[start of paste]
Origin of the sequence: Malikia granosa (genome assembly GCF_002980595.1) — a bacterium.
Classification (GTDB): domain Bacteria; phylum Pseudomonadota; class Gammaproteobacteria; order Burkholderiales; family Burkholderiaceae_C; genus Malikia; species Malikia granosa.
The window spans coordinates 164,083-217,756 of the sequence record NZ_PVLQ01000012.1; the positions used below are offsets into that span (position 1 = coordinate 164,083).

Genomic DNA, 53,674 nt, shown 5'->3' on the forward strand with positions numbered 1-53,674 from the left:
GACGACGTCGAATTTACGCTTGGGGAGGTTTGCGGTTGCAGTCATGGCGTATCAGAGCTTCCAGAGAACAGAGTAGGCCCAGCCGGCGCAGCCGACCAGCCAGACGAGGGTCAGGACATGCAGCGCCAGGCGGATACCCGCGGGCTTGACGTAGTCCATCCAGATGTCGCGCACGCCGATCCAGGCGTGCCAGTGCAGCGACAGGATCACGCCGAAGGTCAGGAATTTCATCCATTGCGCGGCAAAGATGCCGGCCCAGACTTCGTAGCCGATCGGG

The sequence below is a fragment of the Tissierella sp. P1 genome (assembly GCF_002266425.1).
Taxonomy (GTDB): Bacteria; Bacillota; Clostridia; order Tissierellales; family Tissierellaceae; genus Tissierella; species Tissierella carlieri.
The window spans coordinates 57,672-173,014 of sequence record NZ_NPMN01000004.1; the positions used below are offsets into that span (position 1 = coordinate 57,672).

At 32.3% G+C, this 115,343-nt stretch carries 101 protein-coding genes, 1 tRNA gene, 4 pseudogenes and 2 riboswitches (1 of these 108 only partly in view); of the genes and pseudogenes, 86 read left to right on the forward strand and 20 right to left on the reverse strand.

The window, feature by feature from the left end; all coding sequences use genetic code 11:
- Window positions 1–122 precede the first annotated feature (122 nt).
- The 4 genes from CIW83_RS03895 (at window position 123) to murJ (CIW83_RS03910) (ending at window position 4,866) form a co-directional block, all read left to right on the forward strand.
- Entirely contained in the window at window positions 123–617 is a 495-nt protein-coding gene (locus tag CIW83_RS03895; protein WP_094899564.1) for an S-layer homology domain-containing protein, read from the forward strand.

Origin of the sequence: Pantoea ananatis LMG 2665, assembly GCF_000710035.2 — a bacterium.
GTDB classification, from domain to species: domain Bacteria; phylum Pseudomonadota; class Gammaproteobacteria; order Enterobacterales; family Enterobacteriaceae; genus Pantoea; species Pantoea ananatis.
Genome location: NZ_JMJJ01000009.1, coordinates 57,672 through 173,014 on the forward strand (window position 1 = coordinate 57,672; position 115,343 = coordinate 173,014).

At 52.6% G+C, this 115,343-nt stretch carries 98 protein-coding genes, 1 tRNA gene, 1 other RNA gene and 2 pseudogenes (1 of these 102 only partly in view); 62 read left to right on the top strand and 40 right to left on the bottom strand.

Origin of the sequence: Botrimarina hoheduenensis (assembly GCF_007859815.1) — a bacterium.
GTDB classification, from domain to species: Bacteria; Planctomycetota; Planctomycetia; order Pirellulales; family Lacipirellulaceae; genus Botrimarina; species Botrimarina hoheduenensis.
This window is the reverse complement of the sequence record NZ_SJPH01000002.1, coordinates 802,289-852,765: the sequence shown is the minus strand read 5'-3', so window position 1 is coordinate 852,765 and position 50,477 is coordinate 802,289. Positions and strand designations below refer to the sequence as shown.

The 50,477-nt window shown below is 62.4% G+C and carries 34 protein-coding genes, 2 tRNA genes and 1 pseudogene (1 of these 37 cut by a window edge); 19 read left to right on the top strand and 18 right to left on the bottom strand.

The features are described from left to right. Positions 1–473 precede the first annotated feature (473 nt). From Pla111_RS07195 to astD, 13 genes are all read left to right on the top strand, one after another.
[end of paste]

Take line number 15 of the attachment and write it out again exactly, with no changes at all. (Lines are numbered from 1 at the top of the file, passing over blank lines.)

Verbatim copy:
GTDB classification, from domain to species: domain Bacteria; phylum Pseudomonadota; class Gammaproteobacteria; order Enterobacterales; family Enterobacteriaceae; genus Pantoea; species Pantoea ananatis.